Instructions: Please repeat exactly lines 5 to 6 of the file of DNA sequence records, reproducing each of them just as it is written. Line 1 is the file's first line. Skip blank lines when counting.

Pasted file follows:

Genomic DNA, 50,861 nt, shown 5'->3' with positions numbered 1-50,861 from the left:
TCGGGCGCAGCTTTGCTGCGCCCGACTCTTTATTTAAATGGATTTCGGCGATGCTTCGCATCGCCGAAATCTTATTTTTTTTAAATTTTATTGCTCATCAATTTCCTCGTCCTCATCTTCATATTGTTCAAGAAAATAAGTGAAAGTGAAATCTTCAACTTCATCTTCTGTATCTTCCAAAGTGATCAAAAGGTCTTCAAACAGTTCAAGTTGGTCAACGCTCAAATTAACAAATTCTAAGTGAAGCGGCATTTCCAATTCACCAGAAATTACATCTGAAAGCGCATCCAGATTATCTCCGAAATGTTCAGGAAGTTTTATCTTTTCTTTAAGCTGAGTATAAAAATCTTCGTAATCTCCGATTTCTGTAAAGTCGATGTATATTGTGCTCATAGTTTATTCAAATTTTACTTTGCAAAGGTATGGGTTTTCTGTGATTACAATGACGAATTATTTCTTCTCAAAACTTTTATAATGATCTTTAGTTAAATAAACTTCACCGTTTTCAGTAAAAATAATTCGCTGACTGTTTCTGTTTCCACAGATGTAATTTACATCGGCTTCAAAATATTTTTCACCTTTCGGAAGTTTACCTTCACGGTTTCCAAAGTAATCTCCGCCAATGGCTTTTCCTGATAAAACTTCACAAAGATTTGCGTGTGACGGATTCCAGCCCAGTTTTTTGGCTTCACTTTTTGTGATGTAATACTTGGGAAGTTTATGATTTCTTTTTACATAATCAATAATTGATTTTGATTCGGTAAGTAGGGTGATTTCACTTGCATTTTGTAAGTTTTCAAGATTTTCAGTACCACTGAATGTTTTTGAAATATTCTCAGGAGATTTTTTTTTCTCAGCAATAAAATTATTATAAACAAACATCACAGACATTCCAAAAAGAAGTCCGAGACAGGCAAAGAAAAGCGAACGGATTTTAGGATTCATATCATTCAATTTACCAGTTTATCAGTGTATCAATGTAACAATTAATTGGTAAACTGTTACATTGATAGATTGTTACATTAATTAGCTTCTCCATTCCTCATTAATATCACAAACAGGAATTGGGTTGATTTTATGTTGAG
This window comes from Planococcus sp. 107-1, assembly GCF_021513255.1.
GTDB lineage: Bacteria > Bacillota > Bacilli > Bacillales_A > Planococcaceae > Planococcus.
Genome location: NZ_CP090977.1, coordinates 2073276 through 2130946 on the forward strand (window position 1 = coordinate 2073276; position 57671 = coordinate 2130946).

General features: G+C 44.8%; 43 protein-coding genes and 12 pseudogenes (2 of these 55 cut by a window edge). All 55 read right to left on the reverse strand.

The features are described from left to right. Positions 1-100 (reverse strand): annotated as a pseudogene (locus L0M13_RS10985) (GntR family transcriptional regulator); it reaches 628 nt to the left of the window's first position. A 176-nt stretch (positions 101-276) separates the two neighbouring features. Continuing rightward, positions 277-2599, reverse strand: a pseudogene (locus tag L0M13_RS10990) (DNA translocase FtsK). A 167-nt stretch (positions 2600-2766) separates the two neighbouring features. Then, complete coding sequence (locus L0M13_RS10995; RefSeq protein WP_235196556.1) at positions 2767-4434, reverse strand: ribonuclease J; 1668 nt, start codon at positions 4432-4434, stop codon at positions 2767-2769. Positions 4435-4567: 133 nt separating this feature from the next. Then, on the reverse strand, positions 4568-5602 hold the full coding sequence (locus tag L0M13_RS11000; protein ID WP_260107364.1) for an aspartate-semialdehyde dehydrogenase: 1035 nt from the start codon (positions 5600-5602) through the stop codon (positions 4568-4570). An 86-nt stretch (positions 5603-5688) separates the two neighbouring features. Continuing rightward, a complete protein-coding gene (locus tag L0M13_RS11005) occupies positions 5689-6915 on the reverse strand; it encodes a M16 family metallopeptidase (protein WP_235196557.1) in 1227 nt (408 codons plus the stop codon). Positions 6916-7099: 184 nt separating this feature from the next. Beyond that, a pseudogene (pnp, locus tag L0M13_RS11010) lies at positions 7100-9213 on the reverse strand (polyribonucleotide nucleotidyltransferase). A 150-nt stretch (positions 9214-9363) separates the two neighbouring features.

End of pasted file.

Genome location: NZ_CP090977.1, coordinates 2073276 through 2130946 on the forward strand (window position 1 = coordinate 2073276; position 57671 = coordinate 2130946).

General features: G+C 44.8%; 43 protein-coding genes and 12 pseudogenes (2 of these 55 cut by a window edge). All 55 read right to left on the reverse strand.